Multiple Reality Disorder

Repost from Tweeting @mediabard
JULY 4, 2010 2:31PM

Slumdog's Cultural Baggage

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This essay was originally posted to MRD on 28 February 2009

Last week, the India-based, UK-produced, U.S.-funded fairy-tale drama "Slumdog Millionaire" ran away with eight Oscars, including for best director and best picture. It was the predictable (and widely predicted) peak for this most talked-about movie of the year.

So it came as no surprise when the following day, over lunch, a friend of mine rhetorically opined, "Yeah, but was it really that good?"

The remark, uttered with the exacerbation from feeling like the only normal person in a room, is an extension of the backlash that has popped up to counter an otherwise beloved film. Despite widespread critical acclaim and audience approval, sources of discontent, particularly in India, England and the United States, have found reason to not follow the pack.

Slate contributor Dennis Lim attributed praise for "Slumdog" to "residual colonial guilt," while others have focused on the semantics of the word Slumdog, following protests by some of India's real-life slum-dwellers. Matias Echanove and Rahul Srivastava write in The New York Times:

Understanding such a place solely by the generic term “slum” ignores its complexity and dynamism. Dharavi’s [a Mumbai neighborhood depicted in the film] messy appearance is nothing but an expression of intense social and economic processes at work.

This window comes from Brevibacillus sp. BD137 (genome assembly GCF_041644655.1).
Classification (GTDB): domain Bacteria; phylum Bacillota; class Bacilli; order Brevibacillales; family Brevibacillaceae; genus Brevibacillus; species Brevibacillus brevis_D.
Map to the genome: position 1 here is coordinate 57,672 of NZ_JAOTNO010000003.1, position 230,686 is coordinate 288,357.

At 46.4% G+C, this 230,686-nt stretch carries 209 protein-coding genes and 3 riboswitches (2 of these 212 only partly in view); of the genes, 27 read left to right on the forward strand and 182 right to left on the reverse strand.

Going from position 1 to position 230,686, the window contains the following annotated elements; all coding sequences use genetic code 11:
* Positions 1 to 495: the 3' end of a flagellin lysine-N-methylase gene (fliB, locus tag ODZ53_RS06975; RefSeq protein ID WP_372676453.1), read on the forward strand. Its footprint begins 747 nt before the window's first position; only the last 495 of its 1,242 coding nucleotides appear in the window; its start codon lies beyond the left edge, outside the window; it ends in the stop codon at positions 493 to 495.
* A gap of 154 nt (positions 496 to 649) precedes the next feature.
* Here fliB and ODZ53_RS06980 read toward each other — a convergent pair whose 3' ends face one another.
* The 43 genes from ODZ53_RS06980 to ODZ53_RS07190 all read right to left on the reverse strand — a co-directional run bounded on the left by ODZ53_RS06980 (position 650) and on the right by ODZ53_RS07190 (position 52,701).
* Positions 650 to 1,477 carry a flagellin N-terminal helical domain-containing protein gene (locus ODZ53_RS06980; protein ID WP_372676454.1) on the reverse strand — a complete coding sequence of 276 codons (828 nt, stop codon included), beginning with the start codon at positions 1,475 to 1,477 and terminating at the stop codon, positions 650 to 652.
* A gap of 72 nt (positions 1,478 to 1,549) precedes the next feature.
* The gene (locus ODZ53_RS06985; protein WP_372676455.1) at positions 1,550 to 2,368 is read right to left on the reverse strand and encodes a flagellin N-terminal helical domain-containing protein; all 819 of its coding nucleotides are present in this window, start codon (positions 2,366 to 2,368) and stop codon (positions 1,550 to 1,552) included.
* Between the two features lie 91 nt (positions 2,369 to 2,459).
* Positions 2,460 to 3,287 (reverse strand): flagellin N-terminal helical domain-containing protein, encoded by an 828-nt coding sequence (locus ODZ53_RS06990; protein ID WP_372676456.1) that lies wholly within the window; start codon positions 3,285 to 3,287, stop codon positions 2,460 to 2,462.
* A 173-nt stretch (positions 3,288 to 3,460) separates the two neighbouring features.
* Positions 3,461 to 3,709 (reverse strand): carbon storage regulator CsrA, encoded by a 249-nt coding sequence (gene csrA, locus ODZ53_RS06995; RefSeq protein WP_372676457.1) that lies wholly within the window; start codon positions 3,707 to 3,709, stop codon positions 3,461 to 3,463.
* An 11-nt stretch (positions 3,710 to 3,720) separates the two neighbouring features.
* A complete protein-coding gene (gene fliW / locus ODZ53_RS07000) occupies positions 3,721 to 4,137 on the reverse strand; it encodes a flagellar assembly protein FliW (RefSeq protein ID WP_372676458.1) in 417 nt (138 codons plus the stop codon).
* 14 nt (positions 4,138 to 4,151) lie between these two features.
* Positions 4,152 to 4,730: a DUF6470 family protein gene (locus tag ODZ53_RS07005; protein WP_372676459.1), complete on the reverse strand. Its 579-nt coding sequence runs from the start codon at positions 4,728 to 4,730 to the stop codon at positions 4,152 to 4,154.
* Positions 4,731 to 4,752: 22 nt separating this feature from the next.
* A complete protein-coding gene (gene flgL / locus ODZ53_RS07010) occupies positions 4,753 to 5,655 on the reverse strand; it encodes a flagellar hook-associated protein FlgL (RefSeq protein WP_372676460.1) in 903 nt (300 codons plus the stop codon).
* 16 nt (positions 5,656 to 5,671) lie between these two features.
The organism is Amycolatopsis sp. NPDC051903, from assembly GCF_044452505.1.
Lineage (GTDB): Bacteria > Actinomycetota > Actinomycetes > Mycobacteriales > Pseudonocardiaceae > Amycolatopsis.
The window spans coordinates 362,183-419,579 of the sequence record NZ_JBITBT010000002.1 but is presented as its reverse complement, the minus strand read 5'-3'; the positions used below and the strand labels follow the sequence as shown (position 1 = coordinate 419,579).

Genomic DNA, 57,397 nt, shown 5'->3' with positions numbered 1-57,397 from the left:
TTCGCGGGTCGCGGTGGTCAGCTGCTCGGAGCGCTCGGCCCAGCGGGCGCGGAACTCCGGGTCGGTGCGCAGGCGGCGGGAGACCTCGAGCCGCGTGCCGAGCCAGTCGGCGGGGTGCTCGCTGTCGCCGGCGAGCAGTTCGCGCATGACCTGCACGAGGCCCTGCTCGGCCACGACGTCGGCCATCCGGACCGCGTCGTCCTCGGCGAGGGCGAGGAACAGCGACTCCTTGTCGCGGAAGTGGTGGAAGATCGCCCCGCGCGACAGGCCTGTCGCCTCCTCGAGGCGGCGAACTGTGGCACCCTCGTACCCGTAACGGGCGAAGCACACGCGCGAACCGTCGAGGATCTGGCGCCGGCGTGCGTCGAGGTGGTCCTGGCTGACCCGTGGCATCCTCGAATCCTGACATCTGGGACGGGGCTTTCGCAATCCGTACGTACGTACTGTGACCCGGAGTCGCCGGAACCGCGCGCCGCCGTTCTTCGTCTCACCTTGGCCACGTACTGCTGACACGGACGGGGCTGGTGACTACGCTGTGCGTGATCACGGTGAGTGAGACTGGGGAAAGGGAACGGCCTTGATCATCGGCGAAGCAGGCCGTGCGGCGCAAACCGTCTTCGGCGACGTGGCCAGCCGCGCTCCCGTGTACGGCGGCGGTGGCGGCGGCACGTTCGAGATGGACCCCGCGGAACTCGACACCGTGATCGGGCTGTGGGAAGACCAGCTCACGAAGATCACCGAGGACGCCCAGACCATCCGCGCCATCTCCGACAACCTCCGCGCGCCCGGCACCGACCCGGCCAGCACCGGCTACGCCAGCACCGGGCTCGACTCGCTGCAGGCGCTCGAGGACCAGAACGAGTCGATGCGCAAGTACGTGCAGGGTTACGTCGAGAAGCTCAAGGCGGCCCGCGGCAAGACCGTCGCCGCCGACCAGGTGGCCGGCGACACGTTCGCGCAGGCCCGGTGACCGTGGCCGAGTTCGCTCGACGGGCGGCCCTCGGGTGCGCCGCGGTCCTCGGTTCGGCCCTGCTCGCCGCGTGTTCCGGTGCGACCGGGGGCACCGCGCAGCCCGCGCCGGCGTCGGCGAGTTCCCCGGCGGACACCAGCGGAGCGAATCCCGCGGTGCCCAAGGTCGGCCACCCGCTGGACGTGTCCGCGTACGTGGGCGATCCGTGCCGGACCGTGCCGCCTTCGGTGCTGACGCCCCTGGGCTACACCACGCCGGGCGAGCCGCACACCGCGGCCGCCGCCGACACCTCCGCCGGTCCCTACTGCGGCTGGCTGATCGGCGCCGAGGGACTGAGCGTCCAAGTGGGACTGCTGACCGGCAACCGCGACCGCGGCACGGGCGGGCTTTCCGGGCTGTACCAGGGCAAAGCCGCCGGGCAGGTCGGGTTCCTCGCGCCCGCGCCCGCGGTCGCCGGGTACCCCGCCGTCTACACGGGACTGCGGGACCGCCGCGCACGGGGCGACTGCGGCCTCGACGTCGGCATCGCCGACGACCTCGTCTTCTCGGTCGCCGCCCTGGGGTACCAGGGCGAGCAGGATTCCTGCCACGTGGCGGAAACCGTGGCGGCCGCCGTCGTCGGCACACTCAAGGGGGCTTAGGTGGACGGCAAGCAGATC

Meanwhile, reaction in India has been understandably mixed -- thrilled to have been recognized by the West, but also resentful in the way it was.

The Times of India reported a heated debate in the Indian parliament about whether to officially congratulate the filmmakers for their Oscar sweep. The Hindu praised "Slumdog" as "
the perfect blend of pathos, humour [sic] and action," while the Hindustan Times reports that the nationalist organization, RSS, "slammed Slumdog" for selling India's squalor to the West.

Indian sentiments, pro or con, make sense. It is India, with its national identity's dirty laundry aired to the world in fictional form, that has the most at stake.

Indian Nationalists, like those of the RSS, have a lot riding on the perception of their country (as do nationalists anywhere). They want to be viewed as strong and important, equal in stature to the world's other powers, including the United States. Any depiction of poverty, a symptom of weakness, is seen as undermining Indian destiny (nevermind that myriad movies about poverty in America have not diminished its own superpower standing). That the film was written, directed and produced largely outside India, with U.S. and British resources, adds a conspiratorial element to the nationalists' vitriol.